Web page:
Bioluminescence Under A Starry Sky One of the things I love about astrophotography is you never know exactly what you may capture on any given night. You may be lucky enough to get a meteor streaking across frame, or even a sky full of intense air glow.

And last night was just one of those unexpected nights which I would rate right up there as one of my best nights of astrophotography to date. The unexpected thing about this night, was not in the night sky, but rather in the ocean in the form of glowing bioluminescence. Every time the waves broke, bioluminescent phytoplankton was stirred up making the wave glow brightly even to the naked eye. This was certainly something I wasn’t expecting, and it looked amazing under the starry night sky!

This image is a single exposure shot on a Canon 6d in Byron Bay, Australia.

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The light patterns on these glowing jellyfish are just amazing.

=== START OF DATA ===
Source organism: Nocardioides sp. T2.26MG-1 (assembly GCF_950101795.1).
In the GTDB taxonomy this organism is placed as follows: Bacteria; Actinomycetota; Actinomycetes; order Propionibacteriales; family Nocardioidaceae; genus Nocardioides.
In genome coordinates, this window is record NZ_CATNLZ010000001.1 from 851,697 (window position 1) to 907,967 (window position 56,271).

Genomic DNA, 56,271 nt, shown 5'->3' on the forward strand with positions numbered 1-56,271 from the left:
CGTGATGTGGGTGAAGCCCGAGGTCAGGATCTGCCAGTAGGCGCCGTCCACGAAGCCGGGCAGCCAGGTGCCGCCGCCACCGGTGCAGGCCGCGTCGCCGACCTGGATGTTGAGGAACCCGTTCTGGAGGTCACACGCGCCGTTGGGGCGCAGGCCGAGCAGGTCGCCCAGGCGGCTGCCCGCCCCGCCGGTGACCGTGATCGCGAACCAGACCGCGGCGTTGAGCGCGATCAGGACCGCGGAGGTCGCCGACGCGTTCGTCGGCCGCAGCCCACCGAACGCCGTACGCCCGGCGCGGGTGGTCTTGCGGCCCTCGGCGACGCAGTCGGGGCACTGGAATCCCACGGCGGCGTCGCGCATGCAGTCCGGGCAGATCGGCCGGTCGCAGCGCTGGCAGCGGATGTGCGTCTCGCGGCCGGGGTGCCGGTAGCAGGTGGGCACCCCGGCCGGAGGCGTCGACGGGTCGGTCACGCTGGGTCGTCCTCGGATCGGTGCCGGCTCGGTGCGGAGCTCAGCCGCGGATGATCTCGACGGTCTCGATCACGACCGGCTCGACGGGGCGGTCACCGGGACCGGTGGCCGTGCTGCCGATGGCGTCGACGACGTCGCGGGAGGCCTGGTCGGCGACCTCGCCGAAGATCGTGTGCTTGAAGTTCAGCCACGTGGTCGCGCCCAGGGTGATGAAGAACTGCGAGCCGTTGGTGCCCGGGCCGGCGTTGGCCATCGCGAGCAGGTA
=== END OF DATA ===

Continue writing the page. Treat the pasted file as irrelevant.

In the dark of the ocean, some animals have evolved to use bioluminescence as a defense. In the animation above, an ostracod, one of the tiny crustaceans seen flitting near the top of the tank, has just been swallowed by a cardinal fish. When threatened, the ostracod ejects two chemicals, luciferin and luciferase, which, when combined, emit light. Because the glow would draw undesirable attention to the cardinal fish, it spits out the ostracod and the glowing liquid and flees. Check out the full video clip over at BBC News. Other crustaceans, including several species of shrimp, also spit out bioluminescent fluids defensively. (Image credit: BBC, source video; via @amyleerobinson)